ISBN: 9781859642887, Paperback, August 2012, £14.95
China, Egypt, India, Greece and Iran, the five standard bearers of civilisation, have never shown as much interest in their own history as civilisations to come. The five nations preferred to picnic on the plains of beautiful fables and welcome the imagination of stylish people rather than make an effort to discover historical truth amid stone tablets and often-neglected historic remains. The Iranian people, perhaps even more so than the others, are keen to blend their history with fables, myths and legends.
Professor Edward Granville Browne, the British orientalist who spent many years living among the Iranians and was a keen supporter of the Constitutional Revolution of 1906, produced a travelogue for British diplomats in which he considered the Iranians a difficult nation to know as the they are not concerned with knowing themselves, or making themselves known to outsiders. For this reason, the history of Persian literature, a country proud of its authors and poets prior to the discovery of oil in 1905, had not been written until Edward Browne committed it to paper at the beginning of the twentieth century.
Until the middle of the last century the most important historic work as far as most Iranians were concerned was Ferdowsi’s Book of Kings, comparable to Homer’s Iliad and Odyssey. This great, eleventh-century epic was based on a collection of myths.
For Iranians, accepting myth in lieu of history has always been 520 easier and more pleasurable than searching for history amid ruins and remains, or entering a never-ending debate on where the truth lies. For years after the Renaissance and the Industrial Revolution in Europe, the Iranians were still content to spend long winter evenings under the korsi, a low table covered with blankets with a charcoal brazier underneath, enjoying its pleasant warmth, watching the snowflakes fall from the sky and listening to the great poets, Hafez and Sa’di, and enjoying their grandmothers’ tales of their great past.
After many years of research and study of documents I completed my trilogy of books on the contemporary history of Iran. The three books tell the stories of three women who lived in Europe and spent part of their lives among the Europeans. The first is Ameeneh, the story of a woman who was the mother of all the Qajars. In her lifetime Ameeneh met Peter the Great, Catherine the Great, Montesquieu and Voltaire, and was received in the courts of Europe and Russia.
In the third book, The Broken Urn, we learn about Alice, the daughter of an English general who served his country in the colonies. She was instrumental in the fate of the last Iranian monarchy, the Pahlavi regime. Alice went to school with the last king of Iran, developing a bond with him and two other Iranian students which led Alice to a long-term interest and involvement in the affairs of Iran, including the 1979 revolution. But what did motivate Alice in taking such an active role? Was it love, hatred, or was it, in fact, carrying out her duties as an employee of MI6?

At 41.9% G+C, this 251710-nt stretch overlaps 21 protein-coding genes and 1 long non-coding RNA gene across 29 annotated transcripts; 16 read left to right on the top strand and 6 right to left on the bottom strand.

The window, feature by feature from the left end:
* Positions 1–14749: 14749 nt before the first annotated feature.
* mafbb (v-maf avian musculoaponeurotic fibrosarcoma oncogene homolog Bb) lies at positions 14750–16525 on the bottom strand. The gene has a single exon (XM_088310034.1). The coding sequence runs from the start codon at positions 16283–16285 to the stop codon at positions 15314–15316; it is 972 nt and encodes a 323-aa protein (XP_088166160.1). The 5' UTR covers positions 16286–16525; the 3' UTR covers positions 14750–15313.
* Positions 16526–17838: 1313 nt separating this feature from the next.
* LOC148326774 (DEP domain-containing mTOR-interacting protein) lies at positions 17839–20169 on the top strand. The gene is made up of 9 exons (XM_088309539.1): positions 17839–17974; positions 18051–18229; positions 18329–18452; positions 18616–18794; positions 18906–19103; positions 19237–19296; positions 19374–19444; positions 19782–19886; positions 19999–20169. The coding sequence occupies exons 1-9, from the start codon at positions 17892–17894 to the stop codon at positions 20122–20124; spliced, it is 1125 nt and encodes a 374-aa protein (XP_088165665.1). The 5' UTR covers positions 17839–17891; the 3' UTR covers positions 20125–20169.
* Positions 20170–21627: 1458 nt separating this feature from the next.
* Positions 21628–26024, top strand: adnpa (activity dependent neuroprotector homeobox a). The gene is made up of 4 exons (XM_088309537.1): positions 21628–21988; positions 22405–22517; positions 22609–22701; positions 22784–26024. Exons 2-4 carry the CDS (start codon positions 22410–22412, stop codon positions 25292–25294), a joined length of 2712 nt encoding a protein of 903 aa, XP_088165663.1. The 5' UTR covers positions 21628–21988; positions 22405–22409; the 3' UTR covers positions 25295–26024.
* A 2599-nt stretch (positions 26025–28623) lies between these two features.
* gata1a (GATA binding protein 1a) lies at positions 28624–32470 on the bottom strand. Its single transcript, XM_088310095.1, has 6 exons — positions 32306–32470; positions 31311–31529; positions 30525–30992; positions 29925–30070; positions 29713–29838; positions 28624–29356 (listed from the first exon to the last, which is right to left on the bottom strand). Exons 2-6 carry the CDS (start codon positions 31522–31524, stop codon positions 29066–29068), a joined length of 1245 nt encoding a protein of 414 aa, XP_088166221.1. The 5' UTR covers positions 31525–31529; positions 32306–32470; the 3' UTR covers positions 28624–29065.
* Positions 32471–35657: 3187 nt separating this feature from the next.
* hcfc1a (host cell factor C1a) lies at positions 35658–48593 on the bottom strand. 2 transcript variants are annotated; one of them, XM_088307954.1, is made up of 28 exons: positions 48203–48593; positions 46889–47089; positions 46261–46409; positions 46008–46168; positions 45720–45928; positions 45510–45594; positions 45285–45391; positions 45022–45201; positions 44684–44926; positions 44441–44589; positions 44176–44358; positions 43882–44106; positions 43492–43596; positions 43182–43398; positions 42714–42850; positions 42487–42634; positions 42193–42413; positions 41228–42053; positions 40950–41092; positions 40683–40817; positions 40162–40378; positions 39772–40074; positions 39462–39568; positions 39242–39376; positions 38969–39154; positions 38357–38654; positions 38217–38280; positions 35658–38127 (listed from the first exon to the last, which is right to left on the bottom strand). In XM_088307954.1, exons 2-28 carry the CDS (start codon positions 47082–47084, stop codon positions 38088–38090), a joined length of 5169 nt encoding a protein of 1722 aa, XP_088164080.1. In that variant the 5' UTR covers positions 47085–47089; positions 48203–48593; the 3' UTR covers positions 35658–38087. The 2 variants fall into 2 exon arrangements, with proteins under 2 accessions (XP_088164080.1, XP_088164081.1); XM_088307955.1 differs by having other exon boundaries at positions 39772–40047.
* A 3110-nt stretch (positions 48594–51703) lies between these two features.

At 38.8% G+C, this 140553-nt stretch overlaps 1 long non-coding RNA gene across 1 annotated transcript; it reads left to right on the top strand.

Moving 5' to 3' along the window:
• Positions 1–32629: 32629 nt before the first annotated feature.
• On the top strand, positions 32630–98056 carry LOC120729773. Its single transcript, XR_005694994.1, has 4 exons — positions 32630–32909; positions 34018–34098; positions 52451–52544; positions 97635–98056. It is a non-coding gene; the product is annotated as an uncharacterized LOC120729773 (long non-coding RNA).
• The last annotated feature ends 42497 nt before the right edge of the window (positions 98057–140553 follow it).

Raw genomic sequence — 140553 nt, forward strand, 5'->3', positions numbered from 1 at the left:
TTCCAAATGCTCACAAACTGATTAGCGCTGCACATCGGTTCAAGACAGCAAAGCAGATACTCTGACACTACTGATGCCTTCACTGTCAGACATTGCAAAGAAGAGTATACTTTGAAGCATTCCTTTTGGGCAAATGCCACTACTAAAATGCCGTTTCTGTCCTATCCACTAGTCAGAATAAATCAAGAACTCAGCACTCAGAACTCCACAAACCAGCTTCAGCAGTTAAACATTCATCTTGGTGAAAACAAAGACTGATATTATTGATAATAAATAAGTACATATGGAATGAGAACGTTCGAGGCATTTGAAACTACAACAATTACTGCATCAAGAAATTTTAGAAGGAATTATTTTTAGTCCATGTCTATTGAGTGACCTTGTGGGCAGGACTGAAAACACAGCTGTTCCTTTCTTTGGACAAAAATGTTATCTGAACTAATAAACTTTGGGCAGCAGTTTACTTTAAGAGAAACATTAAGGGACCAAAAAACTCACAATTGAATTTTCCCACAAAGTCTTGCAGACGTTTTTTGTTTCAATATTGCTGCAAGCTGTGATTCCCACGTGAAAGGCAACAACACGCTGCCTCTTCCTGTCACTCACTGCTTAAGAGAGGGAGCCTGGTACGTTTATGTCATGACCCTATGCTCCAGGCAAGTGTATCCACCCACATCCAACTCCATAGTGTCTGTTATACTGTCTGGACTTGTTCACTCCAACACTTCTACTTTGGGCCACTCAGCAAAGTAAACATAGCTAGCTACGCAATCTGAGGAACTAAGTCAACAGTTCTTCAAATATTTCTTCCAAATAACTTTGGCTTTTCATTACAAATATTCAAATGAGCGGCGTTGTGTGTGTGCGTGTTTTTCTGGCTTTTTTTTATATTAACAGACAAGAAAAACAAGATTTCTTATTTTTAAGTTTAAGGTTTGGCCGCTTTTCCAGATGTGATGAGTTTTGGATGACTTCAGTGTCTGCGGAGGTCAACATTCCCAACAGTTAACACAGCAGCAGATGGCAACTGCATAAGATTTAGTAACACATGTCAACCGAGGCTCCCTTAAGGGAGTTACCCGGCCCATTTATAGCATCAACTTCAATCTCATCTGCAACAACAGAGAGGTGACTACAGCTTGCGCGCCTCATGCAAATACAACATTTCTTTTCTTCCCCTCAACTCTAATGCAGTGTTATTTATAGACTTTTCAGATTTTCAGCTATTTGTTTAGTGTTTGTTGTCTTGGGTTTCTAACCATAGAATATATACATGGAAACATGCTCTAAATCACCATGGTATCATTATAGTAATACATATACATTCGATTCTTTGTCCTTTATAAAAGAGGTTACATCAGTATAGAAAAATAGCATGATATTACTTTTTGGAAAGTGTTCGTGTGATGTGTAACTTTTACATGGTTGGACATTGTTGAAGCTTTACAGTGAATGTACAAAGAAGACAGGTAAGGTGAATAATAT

Khanoum (published here as The Knot in the Rug) is the second book in the trilogy and spans a period from the fifth Qajar ruler at the turn of the nineteenth century to the events of 11 September 2001. Its heroine, Khanoum, was born at the beginning of the twentieth century and her life is a gripping story encapsulating the history of Iran and Europe across the century and including two World Wars. ‘This is a myth that can be believed in’ is written on the cover of the first edition of Khanoum, now in its fourteenth edition in Persian, although all of my books, including this one, have been banned in Iran since Mahmoud Ahmadinejad has become president. The Iranian people have had no difficulty believing the story, but has there ever been such a woman?
My work is akin to taking a faint old photograph and reviving it with colour: the sky in the photograph is not blue and nor are the trees green, but in these stories they are brought to life. The substance of the story is a picture of reality; this is quite common in the clandestine world of history and Persian stories. Like the fine and intricate Persian rugs found in many Iranian households, when the strong Persian sunlight penetrates through the stained glass of the Orussi windows and spreads over the floor every knot in the rug seems to come alive and begin to move; the trees sway with the breeze and the nightingale’s song rises from the four corners of the rug.
In his Book of Kings, Ferdowsi tells of Rostam, Persia’s greatest epic hero, and the equivalent of Samson and Ulysses. Ferdowsi states that Rostam was a local hero from Sistan, and he made him the hero of his story. I spent many years with my hero, Khanoum, and shed many a tear on her grave. She is the most real of all the real creatures on earth and for the readers of this book she is the figure of a beloved grandmother, with whom many Iranians can identify.
The Knot in the